That is some Serious Art

Trip Start Oct 22, 2005
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Trip End Ongoing


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Tuesday, January 24, 2006

Being in St. Petersburg we had to make the pilgrimage to The Hermitage. This is where Catherine the Great's art collection is now housed. On the way we decided to walk through the Summer Palace gardens to look at the many statues they have on display in the park. Unfortunately during winter we found out they board up all the statues in wooden boxes. It was a bit strange walking through a park full of wooden boxes, but hey it's art isn't it?

At the Hermitage we left our puffy jackets and bag in the coat room, went through the metal detector (that went off as per usual, but didn't raise even a murmur from the security guards) and headed to the Egyptian display. Onwards to the European paintings, including works by Matisse, Picasso, Rubens, Rembrandt, van Gogh to name a few. We spent three hours wandering around inside the building and only managed to see about a third of the works on display. This place was huge! We read they only display about 5% of their collection at any one time. They also had displays of old armor, furniture, jewelry and a huge collection of Roman statues. The thing that grabbed our attention the most was the building itself. Each room was amazing; an artwork in itself. We didn't get a map at the entrance, because no one seemed to understand what we were after. In one of the empty halls Rick found a map sitting on the window sill. With no one around he thought "Great! Now we can work out where to go". This was until a French lady ran towards us, yelling "Give me back my map!" and snatched it out of his hand. Crazy old French lady. Where in the hell did she come from?

Inside The Hermitage we also continued our study of old ladies you find in museums. So far we've managed to categorise these into two discrete types:

1. Disturbus Minimus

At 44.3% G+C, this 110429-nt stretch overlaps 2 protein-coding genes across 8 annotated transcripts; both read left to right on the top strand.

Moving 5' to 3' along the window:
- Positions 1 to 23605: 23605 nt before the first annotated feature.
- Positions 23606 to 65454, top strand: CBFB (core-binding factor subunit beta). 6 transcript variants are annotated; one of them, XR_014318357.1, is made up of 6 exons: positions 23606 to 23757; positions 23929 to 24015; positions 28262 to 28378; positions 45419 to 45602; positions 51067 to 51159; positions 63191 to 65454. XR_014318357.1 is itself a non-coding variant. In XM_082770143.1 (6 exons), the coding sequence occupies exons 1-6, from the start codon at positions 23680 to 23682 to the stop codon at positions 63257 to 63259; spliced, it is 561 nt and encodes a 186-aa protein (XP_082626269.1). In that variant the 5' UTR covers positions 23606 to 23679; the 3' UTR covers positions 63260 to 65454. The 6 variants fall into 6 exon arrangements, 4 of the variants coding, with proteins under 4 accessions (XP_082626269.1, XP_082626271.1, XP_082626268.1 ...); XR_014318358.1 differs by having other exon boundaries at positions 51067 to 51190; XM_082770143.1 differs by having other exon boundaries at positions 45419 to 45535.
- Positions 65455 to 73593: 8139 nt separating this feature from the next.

This species of attendant is always perched next to an old water heater, a crochet blanket covering their lap, dead to the world asleep. Nothing can wake this species up. In an experiment Megan stomped as loudly as possible across one of the rooms. Disturbus Minimus didn't even flinch!

2. Constant Watchus Periodicus
This second species is always on alert, watching every move one makes. Some breeds also follow you, so close they are like another shadow. In one experiment, Rick remained in one room, while a group of tourists entered the room from another doorway. Constant Watchus Periodicus was perplexed, her head flicking left and right, taking a step one way, towards the tourists, and then the other back towards Rick. Which one to watch?

Overall we've learnt that there is always someone watching you - always.

Our legs finally ran out of juice walking around the massive art collection so we decided to head to the post office to send some postcards and a parcel back home. On our trip we've had some interesting times trying to send things home. Russia has now joined Vietnam on the list of "Could They Make it Harder to Post Something?" First you've got buy the postcard, walk around the block to another building to get the stamp. When you have the stamp you then walk to a third building, down the road, where you first get the postcard reviewed, weighed and then they send you to another queue to get stamped and posted. It took us roughly one hour to send a few postcards and a small parcel.

On the way back from the post office we got a little bit lost, taking a wrong turn somewhere as we always seem to do. It was good though as we got to see a side of St Petersburg off the tourist strip. We also saw the statute of Nicholas I and once back on Nevsky Prospect, the statue of Catherine the Great.
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